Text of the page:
Posts Tagged ‘class’

Asymmetrical power relations in the social sector: Lucy Bernholz’s “Disrupting Philanthropy”

11 December 2009

Lucy Bernholz’s “Disrupting Philanthropy: Technology and the Future of the Social Sector” has gotten a lot of attention on the Intertubes and among the twitterati (hashtag: #disruptphil) the past few days – and rightfully so. Her plain-English portrait of how digital technology is already changing the face of philanthropy and NGO life is, I think, a foundational document for what comes next. It’s that good.  (BTW, it’s one of those weird Futurama disconnects that Lucy works at BluePrint R+D 2 blocks away from the Mother Ship, with Jack Chin, who was one of the first people I met in the SF NGO scene way way back – and we’ve never met in person. We’re promising coffee in the new year, right Lucy!?)

It sounds like philanthropy is approaching one of those “whoa, what comes next” moments that us folks in the media/journalism world have been living through for, well, years. It makes for a fun ride (if your livelihood doesn’t depend on old models that are shakier by the day) and is definitely food for thought and the young at heart. So with one foot in (30+ years of) nonprofit life and the other in journalism world with more than passing interest…
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Rick Cohen takes on the charity biz – again

4 May 2009

Without exception, the best writing on the intertubes these days about the “independent sector” – or whatever you want to call the gaggle of trade associations that claim to speak for the millions of non profits active in the US  – is coming from Rick Cohen at his blog, The Cohen Report. Cohen is the ex-ED of the National Committee for Responsive Philanthropy, so he knows what he’s talking about.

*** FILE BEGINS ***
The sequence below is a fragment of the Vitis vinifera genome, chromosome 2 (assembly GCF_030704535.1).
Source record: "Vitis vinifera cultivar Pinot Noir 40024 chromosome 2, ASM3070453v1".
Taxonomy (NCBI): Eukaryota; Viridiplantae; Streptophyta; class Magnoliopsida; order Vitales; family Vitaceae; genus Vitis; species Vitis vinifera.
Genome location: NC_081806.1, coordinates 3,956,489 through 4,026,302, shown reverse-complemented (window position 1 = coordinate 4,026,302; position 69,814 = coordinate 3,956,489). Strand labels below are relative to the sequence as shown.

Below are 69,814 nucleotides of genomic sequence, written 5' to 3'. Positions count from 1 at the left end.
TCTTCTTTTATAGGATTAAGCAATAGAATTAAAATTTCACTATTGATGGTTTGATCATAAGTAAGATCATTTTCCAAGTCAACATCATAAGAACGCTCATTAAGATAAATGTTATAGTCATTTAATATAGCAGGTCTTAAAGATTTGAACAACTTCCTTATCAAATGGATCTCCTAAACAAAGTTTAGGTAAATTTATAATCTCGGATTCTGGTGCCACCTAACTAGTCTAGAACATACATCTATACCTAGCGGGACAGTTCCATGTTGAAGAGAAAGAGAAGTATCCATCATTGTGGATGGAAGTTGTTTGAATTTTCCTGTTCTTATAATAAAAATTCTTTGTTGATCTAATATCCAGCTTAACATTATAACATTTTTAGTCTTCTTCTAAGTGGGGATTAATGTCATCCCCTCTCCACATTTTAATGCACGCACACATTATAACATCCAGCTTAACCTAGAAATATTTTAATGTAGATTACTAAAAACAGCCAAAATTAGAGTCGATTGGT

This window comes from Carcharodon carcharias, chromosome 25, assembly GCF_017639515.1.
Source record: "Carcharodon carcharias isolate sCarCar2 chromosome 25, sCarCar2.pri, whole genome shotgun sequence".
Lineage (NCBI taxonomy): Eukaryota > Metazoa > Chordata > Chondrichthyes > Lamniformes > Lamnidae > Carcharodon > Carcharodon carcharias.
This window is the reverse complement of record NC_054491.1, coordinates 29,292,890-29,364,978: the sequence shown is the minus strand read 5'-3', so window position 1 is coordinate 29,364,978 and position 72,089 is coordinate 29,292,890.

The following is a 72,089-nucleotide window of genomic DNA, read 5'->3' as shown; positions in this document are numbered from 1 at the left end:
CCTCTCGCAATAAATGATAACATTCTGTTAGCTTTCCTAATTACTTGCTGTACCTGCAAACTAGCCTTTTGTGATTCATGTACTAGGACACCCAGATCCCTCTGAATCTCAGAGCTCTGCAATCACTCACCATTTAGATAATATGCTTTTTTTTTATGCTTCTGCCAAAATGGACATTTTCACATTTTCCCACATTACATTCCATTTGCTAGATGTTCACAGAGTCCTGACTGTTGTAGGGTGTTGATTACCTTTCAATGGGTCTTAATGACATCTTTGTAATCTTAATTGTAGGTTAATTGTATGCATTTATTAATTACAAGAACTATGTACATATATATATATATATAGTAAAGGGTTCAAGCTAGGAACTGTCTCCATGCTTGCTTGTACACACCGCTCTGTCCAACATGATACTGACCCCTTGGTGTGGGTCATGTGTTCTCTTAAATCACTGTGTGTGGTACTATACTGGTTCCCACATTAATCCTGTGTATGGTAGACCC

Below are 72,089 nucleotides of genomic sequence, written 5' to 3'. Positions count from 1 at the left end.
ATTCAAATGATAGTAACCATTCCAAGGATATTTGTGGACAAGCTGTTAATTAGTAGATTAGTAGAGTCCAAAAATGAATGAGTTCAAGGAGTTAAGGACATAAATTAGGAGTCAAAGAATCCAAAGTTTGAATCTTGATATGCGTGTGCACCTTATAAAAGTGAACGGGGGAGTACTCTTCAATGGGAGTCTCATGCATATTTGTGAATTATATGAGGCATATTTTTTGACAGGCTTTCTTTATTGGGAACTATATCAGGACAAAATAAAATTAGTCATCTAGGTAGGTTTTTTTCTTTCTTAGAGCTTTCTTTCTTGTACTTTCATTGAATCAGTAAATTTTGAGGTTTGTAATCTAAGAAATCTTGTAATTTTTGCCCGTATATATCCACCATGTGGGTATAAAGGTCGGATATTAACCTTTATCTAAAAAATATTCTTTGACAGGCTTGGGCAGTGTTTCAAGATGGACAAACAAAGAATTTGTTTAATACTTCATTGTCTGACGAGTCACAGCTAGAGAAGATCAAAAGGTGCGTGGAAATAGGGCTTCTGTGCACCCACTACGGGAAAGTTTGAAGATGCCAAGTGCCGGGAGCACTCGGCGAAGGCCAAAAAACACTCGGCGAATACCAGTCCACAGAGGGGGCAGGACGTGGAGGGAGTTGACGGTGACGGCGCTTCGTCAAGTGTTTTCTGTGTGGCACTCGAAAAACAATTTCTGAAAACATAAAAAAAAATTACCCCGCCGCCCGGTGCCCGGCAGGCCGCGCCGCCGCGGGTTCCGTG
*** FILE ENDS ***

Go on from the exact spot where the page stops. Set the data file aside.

Well, Cohen just posted an absolutely devastating piece detailing how  the big  charity associations – Independent Sector, Council on Foundations, the Association of Small Foundations, the Forum of Regional Associations of Grantmakers, and the rest – have lined up against the Obama administration’s proposal to help fund health care reform by reducing the tax benefits that the top 1 percent of Americans currently receive when they itemize their deductions – including their charitable deductions. Cohen shows how these trade groups have completely failed to look beyond their narrow self-interest to the larger public interest – not to mention to the huge gain that thousands of small NGOs and millions of non profit workers. Here’s his conclusion:

Is the potential loss of a small portion of charitable donations, even if a “small portion” is measured in billions, perhaps $4 billion, maybe even $6  billion, depending on economists’ estimates and models, a price worth paying in order to help finance comprehensive health care reform?  For nonprofits as a whole, the short term savings are clear, the long term benefits undeniable, [and] the nonprofit sector itself is “net winner” from universal health coverage…

You want to know what’s really going on in the non profit biz? Read Cohen.